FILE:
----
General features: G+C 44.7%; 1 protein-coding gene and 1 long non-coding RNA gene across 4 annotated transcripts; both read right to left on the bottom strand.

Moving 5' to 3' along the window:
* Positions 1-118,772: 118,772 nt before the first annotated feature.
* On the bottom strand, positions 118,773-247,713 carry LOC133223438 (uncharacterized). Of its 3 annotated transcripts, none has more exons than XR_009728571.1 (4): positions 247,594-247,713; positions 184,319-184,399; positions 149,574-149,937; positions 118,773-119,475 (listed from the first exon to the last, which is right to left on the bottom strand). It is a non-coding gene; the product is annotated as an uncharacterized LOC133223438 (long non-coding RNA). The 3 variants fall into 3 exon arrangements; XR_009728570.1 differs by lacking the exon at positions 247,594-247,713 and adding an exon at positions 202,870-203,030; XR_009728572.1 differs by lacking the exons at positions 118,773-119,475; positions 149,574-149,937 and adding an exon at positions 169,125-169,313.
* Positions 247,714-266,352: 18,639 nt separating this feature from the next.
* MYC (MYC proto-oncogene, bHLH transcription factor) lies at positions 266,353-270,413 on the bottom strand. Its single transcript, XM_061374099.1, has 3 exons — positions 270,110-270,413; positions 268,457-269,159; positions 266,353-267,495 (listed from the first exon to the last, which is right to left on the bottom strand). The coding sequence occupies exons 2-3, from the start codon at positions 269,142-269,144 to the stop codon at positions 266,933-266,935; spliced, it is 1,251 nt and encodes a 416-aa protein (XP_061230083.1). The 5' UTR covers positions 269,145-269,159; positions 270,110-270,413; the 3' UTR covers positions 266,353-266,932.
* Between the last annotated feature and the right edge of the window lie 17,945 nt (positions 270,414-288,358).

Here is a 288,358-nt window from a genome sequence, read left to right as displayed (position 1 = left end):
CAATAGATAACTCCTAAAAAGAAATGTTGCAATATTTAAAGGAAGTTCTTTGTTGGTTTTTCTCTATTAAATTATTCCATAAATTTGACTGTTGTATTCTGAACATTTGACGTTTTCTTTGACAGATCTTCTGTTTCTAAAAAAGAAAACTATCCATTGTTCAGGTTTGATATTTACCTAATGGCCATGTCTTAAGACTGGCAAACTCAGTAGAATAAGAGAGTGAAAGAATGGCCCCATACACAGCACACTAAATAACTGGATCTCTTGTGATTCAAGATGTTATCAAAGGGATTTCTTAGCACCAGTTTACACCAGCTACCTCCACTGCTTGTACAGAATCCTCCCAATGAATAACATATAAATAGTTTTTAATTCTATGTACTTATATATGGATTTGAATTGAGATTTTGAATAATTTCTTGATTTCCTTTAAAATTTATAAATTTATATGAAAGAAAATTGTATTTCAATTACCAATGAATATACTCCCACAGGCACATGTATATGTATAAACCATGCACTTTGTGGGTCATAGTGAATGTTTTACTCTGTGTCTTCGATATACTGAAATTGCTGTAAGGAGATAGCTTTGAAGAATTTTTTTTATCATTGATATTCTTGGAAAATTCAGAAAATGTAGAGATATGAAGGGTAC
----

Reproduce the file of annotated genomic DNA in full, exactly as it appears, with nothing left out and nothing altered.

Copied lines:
General features: G+C 44.7%; 1 protein-coding gene and 1 long non-coding RNA gene across 4 annotated transcripts; both read right to left on the bottom strand.

Moving 5' to 3' along the window:
* Positions 1-118,772: 118,772 nt before the first annotated feature.
* On the bottom strand, positions 118,773-247,713 carry LOC133223438 (uncharacterized). Of its 3 annotated transcripts, none has more exons than XR_009728571.1 (4): positions 247,594-247,713; positions 184,319-184,399; positions 149,574-149,937; positions 118,773-119,475 (listed from the first exon to the last, which is right to left on the bottom strand). It is a non-coding gene; the product is annotated as an uncharacterized LOC133223438 (long non-coding RNA). The 3 variants fall into 3 exon arrangements; XR_009728570.1 differs by lacking the exon at positions 247,594-247,713 and adding an exon at positions 202,870-203,030; XR_009728572.1 differs by lacking the exons at positions 118,773-119,475; positions 149,574-149,937 and adding an exon at positions 169,125-169,313.
* Positions 247,714-266,352: 18,639 nt separating this feature from the next.
* MYC (MYC proto-oncogene, bHLH transcription factor) lies at positions 266,353-270,413 on the bottom strand. Its single transcript, XM_061374099.1, has 3 exons — positions 270,110-270,413; positions 268,457-269,159; positions 266,353-267,495 (listed from the first exon to the last, which is right to left on the bottom strand). The coding sequence occupies exons 2-3, from the start codon at positions 269,142-269,144 to the stop codon at positions 266,933-266,935; spliced, it is 1,251 nt and encodes a 416-aa protein (XP_061230083.1). The 5' UTR covers positions 269,145-269,159; positions 270,110-270,413; the 3' UTR covers positions 266,353-266,932.
* Between the last annotated feature and the right edge of the window lie 17,945 nt (positions 270,414-288,358).

Here is a 288,358-nt window from a genome sequence, read left to right as displayed (position 1 = left end):
CAATAGATAACTCCTAAAAAGAAATGTTGCAATATTTAAAGGAAGTTCTTTGTTGGTTTTTCTCTATTAAATTATTCCATAAATTTGACTGTTGTATTCTGAACATTTGACGTTTTCTTTGACAGATCTTCTGTTTCTAAAAAAGAAAACTATCCATTGTTCAGGTTTGATATTTACCTAATGGCCATGTCTTAAGACTGGCAAACTCAGTAGAATAAGAGAGTGAAAGAATGGCCCCATACACAGCACACTAAATAACTGGATCTCTTGTGATTCAAGATGTTATCAAAGGGATTTCTTAGCACCAGTTTACACCAGCTACCTCCACTGCTTGTACAGAATCCTCCCAATGAATAACATATAAATAGTTTTTAATTCTATGTACTTATATATGGATTTGAATTGAGATTTTGAATAATTTCTTGATTTCCTTTAAAATTTATAAATTTATATGAAAGAAAATTGTATTTCAATTACCAATGAATATACTCCCACAGGCACATGTATATGTATAAACCATGCACTTTGTGGGTCATAGTGAATGTTTTACTCTGTGTCTTCGATATACTGAAATTGCTGTAAGGAGATAGCTTTGAAGAATTTTTTTTATCATTGATATTCTTGGAAAATTCAGAAAATGTAGAGATATGAAGGGTAC